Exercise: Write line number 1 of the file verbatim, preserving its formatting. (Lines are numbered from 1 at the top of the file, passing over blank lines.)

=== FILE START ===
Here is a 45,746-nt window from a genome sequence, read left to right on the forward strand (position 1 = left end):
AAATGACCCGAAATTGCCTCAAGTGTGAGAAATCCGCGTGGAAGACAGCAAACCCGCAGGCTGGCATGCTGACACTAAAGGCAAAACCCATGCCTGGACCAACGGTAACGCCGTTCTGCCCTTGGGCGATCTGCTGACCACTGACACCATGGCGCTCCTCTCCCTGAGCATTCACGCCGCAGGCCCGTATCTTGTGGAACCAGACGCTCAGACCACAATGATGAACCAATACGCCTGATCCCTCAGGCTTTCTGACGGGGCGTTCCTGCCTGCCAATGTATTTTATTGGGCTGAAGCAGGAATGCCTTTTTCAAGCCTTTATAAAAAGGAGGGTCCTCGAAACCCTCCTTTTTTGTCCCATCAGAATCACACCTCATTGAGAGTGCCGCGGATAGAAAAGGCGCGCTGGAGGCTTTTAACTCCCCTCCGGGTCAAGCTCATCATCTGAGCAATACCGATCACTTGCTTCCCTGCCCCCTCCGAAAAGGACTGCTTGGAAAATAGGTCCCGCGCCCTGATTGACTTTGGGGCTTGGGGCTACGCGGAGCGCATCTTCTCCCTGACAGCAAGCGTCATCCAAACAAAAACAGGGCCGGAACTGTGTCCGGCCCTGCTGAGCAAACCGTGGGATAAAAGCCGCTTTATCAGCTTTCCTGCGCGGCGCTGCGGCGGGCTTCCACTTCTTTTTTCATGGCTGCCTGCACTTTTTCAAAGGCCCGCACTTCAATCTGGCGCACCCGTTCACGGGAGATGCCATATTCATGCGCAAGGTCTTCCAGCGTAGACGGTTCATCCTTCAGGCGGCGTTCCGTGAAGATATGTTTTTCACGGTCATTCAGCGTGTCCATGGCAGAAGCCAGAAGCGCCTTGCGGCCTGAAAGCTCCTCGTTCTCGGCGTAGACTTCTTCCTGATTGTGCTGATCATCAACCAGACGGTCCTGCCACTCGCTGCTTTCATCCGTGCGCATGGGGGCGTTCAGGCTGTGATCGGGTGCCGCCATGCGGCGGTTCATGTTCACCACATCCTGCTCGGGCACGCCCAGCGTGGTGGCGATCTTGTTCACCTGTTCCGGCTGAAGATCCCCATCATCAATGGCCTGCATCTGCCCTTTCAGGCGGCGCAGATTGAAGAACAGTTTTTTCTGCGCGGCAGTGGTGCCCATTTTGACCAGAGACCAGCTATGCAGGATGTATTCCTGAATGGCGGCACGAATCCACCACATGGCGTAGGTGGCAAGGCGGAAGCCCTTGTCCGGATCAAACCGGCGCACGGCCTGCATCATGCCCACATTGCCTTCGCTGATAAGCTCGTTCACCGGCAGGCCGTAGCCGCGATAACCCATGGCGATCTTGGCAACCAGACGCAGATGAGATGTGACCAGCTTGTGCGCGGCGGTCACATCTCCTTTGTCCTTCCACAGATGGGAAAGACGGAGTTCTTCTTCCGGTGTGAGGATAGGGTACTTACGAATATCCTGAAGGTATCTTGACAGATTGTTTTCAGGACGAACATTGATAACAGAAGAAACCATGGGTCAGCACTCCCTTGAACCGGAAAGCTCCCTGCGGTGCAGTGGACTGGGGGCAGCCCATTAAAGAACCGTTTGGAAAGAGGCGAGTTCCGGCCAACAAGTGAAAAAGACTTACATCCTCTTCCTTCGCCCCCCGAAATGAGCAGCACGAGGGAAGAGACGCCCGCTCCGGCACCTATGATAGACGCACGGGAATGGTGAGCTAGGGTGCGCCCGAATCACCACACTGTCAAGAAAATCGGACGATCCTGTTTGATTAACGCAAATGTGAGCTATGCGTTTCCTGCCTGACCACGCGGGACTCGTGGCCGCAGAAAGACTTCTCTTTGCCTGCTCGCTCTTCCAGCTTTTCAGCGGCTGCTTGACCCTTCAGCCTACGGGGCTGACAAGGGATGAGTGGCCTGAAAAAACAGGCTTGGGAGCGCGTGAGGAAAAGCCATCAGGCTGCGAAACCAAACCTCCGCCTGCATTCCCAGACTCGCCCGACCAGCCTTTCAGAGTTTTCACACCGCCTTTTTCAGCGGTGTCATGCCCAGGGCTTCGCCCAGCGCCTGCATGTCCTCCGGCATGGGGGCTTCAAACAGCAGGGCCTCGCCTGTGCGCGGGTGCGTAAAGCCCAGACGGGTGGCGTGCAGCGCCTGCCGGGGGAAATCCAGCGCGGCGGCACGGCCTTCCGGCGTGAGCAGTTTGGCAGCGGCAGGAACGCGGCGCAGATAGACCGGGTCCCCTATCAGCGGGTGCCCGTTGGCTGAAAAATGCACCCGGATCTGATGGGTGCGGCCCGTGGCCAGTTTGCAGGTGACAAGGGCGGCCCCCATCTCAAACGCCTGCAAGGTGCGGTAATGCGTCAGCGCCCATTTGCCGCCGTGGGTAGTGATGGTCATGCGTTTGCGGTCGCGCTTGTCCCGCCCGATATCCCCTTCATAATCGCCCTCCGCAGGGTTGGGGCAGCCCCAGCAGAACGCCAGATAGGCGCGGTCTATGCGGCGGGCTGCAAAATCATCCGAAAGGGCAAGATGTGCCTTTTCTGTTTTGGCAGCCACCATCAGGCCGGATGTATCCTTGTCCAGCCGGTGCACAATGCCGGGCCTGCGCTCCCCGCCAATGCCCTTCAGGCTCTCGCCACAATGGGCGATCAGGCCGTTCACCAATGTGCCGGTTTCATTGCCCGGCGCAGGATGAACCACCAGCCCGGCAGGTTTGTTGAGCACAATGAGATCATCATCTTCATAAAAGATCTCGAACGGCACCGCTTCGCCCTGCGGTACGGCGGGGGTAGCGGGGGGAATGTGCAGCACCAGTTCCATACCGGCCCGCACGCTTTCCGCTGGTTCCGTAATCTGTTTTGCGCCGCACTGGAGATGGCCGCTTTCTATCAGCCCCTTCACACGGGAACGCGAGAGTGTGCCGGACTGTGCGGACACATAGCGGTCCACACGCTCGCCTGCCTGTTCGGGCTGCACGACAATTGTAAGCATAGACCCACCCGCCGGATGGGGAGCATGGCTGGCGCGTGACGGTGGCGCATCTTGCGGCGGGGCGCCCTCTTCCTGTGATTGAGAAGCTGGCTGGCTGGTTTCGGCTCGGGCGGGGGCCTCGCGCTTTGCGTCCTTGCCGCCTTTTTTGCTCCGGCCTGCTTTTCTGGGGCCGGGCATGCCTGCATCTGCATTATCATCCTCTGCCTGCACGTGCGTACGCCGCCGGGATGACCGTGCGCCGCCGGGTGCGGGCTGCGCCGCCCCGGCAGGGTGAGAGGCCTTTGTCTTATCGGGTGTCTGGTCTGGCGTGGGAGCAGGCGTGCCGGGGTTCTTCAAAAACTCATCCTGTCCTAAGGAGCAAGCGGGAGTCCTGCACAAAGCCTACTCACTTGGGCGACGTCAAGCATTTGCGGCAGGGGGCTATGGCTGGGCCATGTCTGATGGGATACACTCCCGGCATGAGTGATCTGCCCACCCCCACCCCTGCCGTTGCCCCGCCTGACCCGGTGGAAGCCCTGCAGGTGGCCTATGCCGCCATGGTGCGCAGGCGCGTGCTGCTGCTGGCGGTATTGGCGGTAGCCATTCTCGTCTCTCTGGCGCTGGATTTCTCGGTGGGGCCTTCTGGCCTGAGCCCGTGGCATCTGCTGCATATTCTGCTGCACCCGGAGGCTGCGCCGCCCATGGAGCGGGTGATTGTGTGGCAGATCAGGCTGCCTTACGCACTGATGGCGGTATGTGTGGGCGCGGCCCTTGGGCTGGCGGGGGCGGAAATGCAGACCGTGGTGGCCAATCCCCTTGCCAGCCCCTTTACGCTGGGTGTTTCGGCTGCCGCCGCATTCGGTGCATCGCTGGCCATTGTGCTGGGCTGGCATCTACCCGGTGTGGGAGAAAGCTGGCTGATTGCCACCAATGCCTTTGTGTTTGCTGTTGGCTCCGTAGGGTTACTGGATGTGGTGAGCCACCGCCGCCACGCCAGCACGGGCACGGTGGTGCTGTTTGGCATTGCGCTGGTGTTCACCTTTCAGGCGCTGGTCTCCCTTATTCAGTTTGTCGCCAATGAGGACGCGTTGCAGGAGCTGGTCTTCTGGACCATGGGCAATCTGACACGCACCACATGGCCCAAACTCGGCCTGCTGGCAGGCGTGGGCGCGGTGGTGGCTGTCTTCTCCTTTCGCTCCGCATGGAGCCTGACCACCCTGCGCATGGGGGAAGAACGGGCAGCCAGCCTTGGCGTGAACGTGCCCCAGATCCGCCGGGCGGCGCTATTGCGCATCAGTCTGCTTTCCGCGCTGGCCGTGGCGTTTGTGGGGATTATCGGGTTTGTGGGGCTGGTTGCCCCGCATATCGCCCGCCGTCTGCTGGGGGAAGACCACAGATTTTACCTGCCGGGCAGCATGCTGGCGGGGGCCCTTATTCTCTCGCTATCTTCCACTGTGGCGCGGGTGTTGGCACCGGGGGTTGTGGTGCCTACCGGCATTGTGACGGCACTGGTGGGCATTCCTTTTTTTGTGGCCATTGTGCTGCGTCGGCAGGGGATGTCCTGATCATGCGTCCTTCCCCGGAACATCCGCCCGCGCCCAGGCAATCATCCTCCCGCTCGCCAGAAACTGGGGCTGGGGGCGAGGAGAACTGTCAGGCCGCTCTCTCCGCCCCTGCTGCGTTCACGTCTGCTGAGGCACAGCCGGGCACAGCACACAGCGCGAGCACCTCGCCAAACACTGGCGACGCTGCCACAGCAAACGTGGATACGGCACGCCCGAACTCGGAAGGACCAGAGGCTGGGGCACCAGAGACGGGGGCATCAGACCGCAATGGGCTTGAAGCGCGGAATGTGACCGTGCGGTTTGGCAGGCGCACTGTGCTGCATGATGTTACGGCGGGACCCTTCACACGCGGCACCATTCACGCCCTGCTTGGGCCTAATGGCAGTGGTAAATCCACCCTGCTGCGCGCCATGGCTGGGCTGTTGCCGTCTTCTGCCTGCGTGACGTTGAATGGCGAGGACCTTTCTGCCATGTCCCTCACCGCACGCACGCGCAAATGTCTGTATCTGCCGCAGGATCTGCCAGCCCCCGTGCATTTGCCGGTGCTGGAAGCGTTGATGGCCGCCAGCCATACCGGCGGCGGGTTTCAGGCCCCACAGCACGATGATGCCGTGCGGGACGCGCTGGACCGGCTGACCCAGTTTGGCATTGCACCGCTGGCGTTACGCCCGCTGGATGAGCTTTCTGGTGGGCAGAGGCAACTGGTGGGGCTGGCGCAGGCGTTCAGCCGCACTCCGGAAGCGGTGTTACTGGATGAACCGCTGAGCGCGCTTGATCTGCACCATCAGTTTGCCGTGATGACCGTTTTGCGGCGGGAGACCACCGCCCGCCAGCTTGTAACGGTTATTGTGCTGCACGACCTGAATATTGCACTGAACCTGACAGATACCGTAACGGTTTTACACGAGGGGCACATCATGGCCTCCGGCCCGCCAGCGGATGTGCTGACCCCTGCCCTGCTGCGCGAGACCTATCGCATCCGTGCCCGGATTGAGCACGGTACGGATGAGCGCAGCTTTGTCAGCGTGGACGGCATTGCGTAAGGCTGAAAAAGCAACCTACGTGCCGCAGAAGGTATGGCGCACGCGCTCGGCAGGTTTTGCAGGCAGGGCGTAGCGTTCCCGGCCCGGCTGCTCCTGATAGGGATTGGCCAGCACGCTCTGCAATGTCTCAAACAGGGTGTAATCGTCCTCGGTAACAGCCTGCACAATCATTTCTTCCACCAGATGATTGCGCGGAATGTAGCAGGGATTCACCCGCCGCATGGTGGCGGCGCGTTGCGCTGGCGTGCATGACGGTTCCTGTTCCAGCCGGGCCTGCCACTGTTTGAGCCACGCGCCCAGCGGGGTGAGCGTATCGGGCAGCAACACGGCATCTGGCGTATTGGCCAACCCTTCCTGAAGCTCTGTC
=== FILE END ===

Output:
Here is a 45,746-nt window from a genome sequence, read left to right on the forward strand (position 1 = left end):